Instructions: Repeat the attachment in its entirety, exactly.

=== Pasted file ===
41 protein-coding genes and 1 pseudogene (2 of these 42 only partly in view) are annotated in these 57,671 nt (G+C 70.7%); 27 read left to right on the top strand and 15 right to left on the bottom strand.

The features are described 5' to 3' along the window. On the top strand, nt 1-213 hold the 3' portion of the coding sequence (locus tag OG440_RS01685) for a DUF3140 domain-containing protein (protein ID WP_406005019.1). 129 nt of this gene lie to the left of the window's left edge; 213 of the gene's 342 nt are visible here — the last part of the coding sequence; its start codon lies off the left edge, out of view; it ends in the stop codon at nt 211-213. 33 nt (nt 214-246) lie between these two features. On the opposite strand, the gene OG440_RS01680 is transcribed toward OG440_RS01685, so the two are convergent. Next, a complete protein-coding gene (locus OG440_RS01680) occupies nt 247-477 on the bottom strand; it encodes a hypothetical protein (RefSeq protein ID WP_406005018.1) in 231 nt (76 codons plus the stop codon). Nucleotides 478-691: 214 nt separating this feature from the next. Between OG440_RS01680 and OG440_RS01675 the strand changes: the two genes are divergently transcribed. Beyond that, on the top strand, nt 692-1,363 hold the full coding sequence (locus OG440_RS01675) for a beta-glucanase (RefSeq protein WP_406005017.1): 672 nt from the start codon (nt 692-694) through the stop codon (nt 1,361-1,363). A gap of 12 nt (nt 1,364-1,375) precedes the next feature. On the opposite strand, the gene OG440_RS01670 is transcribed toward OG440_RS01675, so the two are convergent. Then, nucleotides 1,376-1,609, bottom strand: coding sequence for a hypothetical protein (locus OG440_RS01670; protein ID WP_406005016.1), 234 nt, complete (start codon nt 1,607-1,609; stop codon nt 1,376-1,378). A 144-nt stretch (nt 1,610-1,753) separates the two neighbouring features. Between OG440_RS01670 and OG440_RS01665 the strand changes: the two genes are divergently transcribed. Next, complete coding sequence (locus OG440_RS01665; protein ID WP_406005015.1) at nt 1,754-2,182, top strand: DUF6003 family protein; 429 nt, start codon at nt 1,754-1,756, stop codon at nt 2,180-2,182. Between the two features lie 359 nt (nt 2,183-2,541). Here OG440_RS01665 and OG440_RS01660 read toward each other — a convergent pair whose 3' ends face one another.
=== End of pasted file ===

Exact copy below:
41 protein-coding genes and 1 pseudogene (2 of these 42 only partly in view) are annotated in these 57,671 nt (G+C 70.7%); 27 read left to right on the top strand and 15 right to left on the bottom strand.

The features are described 5' to 3' along the window. On the top strand, nt 1-213 hold the 3' portion of the coding sequence (locus tag OG440_RS01685) for a DUF3140 domain-containing protein (protein ID WP_406005019.1). 129 nt of this gene lie to the left of the window's left edge; 213 of the gene's 342 nt are visible here — the last part of the coding sequence; its start codon lies off the left edge, out of view; it ends in the stop codon at nt 211-213. 33 nt (nt 214-246) lie between these two features. On the opposite strand, the gene OG440_RS01680 is transcribed toward OG440_RS01685, so the two are convergent. Next, a complete protein-coding gene (locus OG440_RS01680) occupies nt 247-477 on the bottom strand; it encodes a hypothetical protein (RefSeq protein ID WP_406005018.1) in 231 nt (76 codons plus the stop codon). Nucleotides 478-691: 214 nt separating this feature from the next. Between OG440_RS01680 and OG440_RS01675 the strand changes: the two genes are divergently transcribed. Beyond that, on the top strand, nt 692-1,363 hold the full coding sequence (locus OG440_RS01675) for a beta-glucanase (RefSeq protein WP_406005017.1): 672 nt from the start codon (nt 692-694) through the stop codon (nt 1,361-1,363). A gap of 12 nt (nt 1,364-1,375) precedes the next feature. On the opposite strand, the gene OG440_RS01670 is transcribed toward OG440_RS01675, so the two are convergent. Then, nucleotides 1,376-1,609, bottom strand: coding sequence for a hypothetical protein (locus OG440_RS01670; protein ID WP_406005016.1), 234 nt, complete (start codon nt 1,607-1,609; stop codon nt 1,376-1,378). A 144-nt stretch (nt 1,610-1,753) separates the two neighbouring features. Between OG440_RS01670 and OG440_RS01665 the strand changes: the two genes are divergently transcribed. Next, complete coding sequence (locus OG440_RS01665; protein ID WP_406005015.1) at nt 1,754-2,182, top strand: DUF6003 family protein; 429 nt, start codon at nt 1,754-1,756, stop codon at nt 2,180-2,182. Between the two features lie 359 nt (nt 2,183-2,541). Here OG440_RS01665 and OG440_RS01660 read toward each other — a convergent pair whose 3' ends face one another.